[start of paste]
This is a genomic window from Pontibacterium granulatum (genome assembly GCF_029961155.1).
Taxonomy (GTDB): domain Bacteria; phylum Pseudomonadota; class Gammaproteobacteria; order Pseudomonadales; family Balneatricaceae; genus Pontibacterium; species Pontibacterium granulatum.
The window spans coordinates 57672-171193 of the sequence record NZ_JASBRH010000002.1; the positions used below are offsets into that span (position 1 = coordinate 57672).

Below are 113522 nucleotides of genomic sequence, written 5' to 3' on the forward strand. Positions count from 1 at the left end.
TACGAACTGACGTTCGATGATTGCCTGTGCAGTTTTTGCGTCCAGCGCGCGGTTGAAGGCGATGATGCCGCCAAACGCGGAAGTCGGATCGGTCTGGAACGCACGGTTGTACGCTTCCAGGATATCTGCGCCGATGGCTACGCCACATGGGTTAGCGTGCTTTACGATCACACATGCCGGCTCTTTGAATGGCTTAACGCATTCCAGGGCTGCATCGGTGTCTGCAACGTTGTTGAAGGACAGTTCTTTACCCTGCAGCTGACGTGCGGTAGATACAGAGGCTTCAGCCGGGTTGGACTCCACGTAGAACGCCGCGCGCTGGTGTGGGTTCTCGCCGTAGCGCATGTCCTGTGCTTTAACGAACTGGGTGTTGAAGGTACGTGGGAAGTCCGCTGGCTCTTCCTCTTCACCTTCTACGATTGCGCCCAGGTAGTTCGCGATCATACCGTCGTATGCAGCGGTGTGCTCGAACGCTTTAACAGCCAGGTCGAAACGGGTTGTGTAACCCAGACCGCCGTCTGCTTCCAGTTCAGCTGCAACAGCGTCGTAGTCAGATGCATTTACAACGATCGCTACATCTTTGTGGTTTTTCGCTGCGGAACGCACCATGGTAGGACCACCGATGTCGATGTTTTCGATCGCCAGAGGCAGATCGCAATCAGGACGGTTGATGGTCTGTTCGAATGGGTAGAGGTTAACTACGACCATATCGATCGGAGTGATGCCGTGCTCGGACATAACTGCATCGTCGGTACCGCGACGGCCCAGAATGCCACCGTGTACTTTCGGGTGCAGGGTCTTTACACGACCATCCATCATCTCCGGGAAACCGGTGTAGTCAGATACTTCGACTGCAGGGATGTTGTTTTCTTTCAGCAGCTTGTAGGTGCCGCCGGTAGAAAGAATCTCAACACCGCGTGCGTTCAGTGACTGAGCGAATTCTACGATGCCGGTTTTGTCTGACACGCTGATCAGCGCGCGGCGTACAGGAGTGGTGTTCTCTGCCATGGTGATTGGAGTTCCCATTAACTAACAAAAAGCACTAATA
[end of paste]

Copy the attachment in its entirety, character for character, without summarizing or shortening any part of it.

This is a genomic window from Pontibacterium granulatum (genome assembly GCF_029961155.1).
Taxonomy (GTDB): domain Bacteria; phylum Pseudomonadota; class Gammaproteobacteria; order Pseudomonadales; family Balneatricaceae; genus Pontibacterium; species Pontibacterium granulatum.
The window spans coordinates 57672-171193 of the sequence record NZ_JASBRH010000002.1; the positions used below are offsets into that span (position 1 = coordinate 57672).

Below are 113522 nucleotides of genomic sequence, written 5' to 3' on the forward strand. Positions count from 1 at the left end.
TACGAACTGACGTTCGATGATTGCCTGTGCAGTTTTTGCGTCCAGCGCGCGGTTGAAGGCGATGATGCCGCCAAACGCGGAAGTCGGATCGGTCTGGAACGCACGGTTGTACGCTTCCAGGATATCTGCGCCGATGGCTACGCCACATGGGTTAGCGTGCTTTACGATCACACATGCCGGCTCTTTGAATGGCTTAACGCATTCCAGGGCTGCATCGGTGTCTGCAACGTTGTTGAAGGACAGTTCTTTACCCTGCAGCTGACGTGCGGTAGATACAGAGGCTTCAGCCGGGTTGGACTCCACGTAGAACGCCGCGCGCTGGTGTGGGTTCTCGCCGTAGCGCATGTCCTGTGCTTTAACGAACTGGGTGTTGAAGGTACGTGGGAAGTCCGCTGGCTCTTCCTCTTCACCTTCTACGATTGCGCCCAGGTAGTTCGCGATCATACCGTCGTATGCAGCGGTGTGCTCGAACGCTTTAACAGCCAGGTCGAAACGGGTTGTGTAACCCAGACCGCCGTCTGCTTCCAGTTCAGCTGCAACAGCGTCGTAGTCAGATGCATTTACAACGATCGCTACATCTTTGTGGTTTTTCGCTGCGGAACGCACCATGGTAGGACCACCGATGTCGATGTTTTCGATCGCCAGAGGCAGATCGCAATCAGGACGGTTGATGGTCTGTTCGAATGGGTAGAGGTTAACTACGACCATATCGATCGGAGTGATGCCGTGCTCGGACATAACTGCATCGTCGGTACCGCGACGGCCCAGAATGCCACCGTGTACTTTCGGGTGCAGGGTCTTTACACGACCATCCATCATCTCCGGGAAACCGGTGTAGTCAGATACTTCGACTGCAGGGATGTTGTTTTCTTTCAGCAGCTTGTAGGTGCCGCCGGTAGAAAGAATCTCAACACCGCGTGCGTTCAGTGACTGAGCGAATTCTACGATGCCGGTTTTGTCTGACACGCTGATCAGCGCGCGGCGTACAGGAGTGGTGTTCTCTGCCATGGTGATTGGAGTTCCCATTAACTAACAAAAAGCACTAATA